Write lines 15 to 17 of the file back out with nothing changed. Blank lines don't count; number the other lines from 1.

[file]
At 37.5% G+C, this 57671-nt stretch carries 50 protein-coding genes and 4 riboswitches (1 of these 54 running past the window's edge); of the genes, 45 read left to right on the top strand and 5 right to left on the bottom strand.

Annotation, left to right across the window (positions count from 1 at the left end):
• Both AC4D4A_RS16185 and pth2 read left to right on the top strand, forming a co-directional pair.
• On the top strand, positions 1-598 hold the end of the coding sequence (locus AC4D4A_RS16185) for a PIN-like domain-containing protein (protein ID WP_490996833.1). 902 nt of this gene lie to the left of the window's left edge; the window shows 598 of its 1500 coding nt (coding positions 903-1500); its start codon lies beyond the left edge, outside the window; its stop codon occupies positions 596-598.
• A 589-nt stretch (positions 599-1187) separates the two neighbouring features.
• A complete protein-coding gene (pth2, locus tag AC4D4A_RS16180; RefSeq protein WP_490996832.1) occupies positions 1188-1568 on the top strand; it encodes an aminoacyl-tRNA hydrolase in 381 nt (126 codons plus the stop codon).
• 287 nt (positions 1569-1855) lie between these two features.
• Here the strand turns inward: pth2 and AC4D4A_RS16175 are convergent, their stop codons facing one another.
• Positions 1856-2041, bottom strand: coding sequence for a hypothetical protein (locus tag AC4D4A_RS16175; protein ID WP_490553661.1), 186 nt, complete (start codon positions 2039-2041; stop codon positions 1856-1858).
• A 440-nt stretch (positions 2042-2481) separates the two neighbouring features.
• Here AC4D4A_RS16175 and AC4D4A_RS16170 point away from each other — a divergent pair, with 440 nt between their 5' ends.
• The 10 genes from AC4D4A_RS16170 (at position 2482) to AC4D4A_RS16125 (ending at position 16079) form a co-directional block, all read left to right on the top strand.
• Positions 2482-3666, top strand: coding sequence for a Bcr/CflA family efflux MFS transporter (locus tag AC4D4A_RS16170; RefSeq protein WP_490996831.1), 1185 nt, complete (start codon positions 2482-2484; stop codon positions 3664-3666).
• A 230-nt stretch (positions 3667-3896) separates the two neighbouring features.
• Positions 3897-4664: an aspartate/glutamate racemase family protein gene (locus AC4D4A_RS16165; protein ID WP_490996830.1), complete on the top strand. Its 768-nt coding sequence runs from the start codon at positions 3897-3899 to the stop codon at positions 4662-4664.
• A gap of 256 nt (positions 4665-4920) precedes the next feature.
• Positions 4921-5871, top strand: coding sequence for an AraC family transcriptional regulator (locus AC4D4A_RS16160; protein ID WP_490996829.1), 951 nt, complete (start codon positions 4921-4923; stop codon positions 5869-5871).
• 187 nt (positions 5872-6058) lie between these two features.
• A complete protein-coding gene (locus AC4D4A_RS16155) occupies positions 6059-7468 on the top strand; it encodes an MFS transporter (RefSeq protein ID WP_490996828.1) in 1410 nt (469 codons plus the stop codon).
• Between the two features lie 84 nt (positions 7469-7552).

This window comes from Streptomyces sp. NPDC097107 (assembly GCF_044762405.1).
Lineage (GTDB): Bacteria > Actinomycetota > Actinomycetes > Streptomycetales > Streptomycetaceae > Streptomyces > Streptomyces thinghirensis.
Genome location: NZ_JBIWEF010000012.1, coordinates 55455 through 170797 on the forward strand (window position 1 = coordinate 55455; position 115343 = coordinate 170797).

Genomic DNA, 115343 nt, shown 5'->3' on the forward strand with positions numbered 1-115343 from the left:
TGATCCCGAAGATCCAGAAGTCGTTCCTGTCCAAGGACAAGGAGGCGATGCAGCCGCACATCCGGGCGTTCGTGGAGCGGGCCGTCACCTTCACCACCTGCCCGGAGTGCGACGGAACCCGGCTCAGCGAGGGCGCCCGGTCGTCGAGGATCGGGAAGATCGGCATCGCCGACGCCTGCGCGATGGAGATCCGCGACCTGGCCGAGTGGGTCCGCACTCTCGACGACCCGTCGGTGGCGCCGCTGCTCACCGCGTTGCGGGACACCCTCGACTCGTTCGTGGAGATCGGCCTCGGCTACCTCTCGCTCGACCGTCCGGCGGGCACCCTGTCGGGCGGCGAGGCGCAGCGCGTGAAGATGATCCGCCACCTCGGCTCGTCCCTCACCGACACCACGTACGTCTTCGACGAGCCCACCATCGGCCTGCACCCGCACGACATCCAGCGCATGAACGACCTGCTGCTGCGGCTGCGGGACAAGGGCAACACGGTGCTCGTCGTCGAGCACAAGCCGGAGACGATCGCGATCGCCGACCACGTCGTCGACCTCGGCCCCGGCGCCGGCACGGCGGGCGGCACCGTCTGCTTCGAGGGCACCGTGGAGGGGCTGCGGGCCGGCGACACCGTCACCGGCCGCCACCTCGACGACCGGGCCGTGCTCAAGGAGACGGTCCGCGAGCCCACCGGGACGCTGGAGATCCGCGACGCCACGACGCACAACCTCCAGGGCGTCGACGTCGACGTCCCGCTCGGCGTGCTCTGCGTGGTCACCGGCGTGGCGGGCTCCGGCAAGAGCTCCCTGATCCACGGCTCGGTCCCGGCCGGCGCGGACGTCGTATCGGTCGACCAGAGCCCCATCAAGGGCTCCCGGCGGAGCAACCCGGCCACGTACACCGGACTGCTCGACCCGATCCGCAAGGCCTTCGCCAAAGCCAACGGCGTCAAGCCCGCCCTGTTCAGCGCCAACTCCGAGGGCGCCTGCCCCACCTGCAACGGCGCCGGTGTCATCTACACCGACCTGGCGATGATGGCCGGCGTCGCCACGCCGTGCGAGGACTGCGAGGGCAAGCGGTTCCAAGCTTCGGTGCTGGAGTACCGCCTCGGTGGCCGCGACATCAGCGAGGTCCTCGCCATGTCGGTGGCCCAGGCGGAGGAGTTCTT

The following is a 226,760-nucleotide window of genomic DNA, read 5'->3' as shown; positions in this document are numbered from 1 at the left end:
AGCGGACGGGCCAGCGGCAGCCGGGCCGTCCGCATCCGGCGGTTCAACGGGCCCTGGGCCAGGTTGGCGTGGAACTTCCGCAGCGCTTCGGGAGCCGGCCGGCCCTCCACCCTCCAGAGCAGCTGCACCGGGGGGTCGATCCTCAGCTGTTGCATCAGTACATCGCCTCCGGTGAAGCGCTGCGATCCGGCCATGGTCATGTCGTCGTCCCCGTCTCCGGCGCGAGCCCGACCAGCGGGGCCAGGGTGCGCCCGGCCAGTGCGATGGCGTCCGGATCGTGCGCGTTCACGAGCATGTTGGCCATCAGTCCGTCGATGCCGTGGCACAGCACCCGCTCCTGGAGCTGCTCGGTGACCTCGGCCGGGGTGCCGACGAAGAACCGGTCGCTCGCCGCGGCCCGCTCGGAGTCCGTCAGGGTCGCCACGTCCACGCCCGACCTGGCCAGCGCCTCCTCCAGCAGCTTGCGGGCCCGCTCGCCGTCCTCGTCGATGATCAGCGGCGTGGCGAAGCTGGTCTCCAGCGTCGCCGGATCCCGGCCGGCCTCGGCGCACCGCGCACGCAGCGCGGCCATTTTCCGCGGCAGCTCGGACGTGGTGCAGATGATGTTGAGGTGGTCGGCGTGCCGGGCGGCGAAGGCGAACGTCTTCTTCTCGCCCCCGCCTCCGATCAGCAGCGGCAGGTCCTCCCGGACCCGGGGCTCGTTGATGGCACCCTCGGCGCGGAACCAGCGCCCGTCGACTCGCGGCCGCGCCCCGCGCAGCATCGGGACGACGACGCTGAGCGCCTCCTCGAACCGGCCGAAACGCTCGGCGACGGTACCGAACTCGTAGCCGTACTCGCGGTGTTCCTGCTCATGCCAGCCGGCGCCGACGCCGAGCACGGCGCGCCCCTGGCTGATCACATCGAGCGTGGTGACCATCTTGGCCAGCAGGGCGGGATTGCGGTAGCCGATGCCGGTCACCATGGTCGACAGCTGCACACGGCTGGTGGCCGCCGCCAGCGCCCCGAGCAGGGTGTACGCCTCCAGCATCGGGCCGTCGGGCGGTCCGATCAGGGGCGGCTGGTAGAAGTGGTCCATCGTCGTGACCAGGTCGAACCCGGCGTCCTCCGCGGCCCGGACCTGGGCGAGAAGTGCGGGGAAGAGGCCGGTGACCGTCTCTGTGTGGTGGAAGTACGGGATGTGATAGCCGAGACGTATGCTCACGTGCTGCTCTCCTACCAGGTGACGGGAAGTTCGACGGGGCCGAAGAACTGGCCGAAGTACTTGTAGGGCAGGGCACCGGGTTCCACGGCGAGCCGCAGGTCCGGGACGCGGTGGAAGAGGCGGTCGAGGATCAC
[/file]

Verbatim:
• Positions 3897-4664: an aspartate/glutamate racemase family protein gene (locus AC4D4A_RS16165; protein ID WP_490996830.1), complete on the top strand. Its 768-nt coding sequence runs from the start codon at positions 3897-3899 to the stop codon at positions 4662-4664.
• A gap of 256 nt (positions 4665-4920) precedes the next feature.
• Positions 4921-5871, top strand: coding sequence for an AraC family transcriptional regulator (locus AC4D4A_RS16160; protein ID WP_490996829.1), 951 nt, complete (start codon positions 4921-4923; stop codon positions 5869-5871).